The shoe designs also use rice grass-mat, cotton, and other natural fibers, plus up-cycled inner-tube, vegan micro-suede, and other re-purposed locally sourced materials, to make footwear that is as Earth (and Bali) friendly as possible.
So if you’re not entirely sold on buying a pair of NoShu shoes after hearing about the good they are doing in Bali, then you need to check out the shoes themselves. NoShu shoes are stylin’. With a collection of sandals, ballet flats, and loafers, there is something to keep your toes looking (and doing) good.
One fifth of the world’s 7 billion people do not have access to reliable electricity. These people are often forced to turn to polluting, hazardous, non-renewable and expensive solutions like kerosene and diesel to light their homes. Inspired by personal experience with dangers of these fuels—including witnessing the ravages of kerosene lantern fires on a 14-year-old in Benin while in the Peace Corp—Sam Goldman, along with co-founder Ned Tozun, launched D.light Design, manufacturer and distributor of solar-powered lanterns, to provide a safe alternative light source for the 2.3 billion people who live without access to reliable energy.
D. light’s mission is to enable households living without reliable electricity to attain the same quality of life as those with electricity. D.light makes solar powered lanterns that are inexpensive enough for people around the globe to purchase as the light source for their homes. The light they give off is bright enough to replace the kerosene lamps that they are currently using, completely safe, and renewable.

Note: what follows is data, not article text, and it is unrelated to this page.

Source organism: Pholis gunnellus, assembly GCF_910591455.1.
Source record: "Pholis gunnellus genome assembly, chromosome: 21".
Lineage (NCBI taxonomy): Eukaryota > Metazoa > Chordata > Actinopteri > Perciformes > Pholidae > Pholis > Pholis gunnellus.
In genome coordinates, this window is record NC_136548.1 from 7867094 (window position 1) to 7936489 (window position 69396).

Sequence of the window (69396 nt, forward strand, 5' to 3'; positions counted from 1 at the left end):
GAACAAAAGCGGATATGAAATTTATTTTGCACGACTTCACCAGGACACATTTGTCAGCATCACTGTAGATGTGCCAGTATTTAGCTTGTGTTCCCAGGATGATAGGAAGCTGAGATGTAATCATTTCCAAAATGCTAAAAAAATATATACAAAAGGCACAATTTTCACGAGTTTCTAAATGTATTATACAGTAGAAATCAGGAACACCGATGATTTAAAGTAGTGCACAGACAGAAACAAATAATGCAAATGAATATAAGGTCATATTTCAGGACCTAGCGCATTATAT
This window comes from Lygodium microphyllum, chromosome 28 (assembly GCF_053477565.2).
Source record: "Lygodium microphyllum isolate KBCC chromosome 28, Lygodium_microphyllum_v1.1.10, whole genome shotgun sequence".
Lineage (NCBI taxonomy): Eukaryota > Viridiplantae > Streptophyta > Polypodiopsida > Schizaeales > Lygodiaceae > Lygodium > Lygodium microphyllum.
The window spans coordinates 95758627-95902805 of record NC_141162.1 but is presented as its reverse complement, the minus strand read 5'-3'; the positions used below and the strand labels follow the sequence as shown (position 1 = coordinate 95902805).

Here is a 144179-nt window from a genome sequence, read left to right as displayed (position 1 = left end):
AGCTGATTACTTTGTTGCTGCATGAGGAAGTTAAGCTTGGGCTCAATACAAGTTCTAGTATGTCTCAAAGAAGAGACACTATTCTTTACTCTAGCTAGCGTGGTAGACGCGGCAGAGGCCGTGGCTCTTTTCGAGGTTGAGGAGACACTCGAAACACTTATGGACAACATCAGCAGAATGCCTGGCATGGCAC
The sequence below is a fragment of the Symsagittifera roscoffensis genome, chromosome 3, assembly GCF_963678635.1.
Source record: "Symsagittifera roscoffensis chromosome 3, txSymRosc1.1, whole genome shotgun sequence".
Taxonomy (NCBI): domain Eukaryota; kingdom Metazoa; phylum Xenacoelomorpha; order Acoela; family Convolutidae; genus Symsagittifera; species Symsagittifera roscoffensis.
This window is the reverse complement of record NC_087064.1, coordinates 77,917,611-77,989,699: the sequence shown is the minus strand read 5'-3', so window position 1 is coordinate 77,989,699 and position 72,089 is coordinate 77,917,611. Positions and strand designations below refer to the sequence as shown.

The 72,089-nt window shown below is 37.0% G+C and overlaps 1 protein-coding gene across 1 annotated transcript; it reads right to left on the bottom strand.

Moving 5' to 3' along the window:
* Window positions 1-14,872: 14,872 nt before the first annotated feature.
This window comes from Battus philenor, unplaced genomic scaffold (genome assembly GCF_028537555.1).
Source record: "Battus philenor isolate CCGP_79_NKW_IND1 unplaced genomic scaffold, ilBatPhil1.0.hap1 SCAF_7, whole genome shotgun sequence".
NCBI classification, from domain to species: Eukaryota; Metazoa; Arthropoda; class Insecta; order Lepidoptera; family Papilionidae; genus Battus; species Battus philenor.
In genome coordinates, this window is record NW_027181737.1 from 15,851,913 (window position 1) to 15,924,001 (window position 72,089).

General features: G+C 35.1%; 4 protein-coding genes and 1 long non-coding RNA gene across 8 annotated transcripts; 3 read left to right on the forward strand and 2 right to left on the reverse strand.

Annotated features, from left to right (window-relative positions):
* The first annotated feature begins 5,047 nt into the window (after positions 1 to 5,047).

D.light’s idea is big, but they have even bigger goals. They have helped transform the lives of more than 7 million people to date and it is their hope to improve the quality of life of 50 million people by 2015 and 100 million people by 2020. Wow.
Isn’t it a shame when you want to take an Instagram photos on your remote camping trip, but your phone is out of battery and you are hundreds of miles from the nearest outlet? BioLite has the answer. With the BioLite CampStove, you can charge your electronic devices while cooking your meals all powered by the twigs you collect on your journey, eliminating the need for heavy, expensive, polluting petroleum gas. I know, we’re blown away too.
BioLite is also passionate about making a positive contribution to the global community, particularly the 3 billion people worldwide who cook on open fires. Open fire cooking causes nearly 2 million premature deaths annually and contributes to climate change. The profits from the purchase of the BioLite Campstove help to support the one-time market establishment costs for the HomeStove. The HomeStove reduces smoke emissions by 95% and uses less than half the wood of a traditional fire used for cooking. This is not charity, or a one-for-one model, but simply the capital needed to incubate self-sustained energy access for the people who need it most.
So what do we think?
Be conscious and intentional about what you are purchasing. Learn about the products that you are using everyday and do more good where you can by supporting companies who have a bigger social mission at their core. Check out these companies and the organizations they support, purchase their products, and spread the love.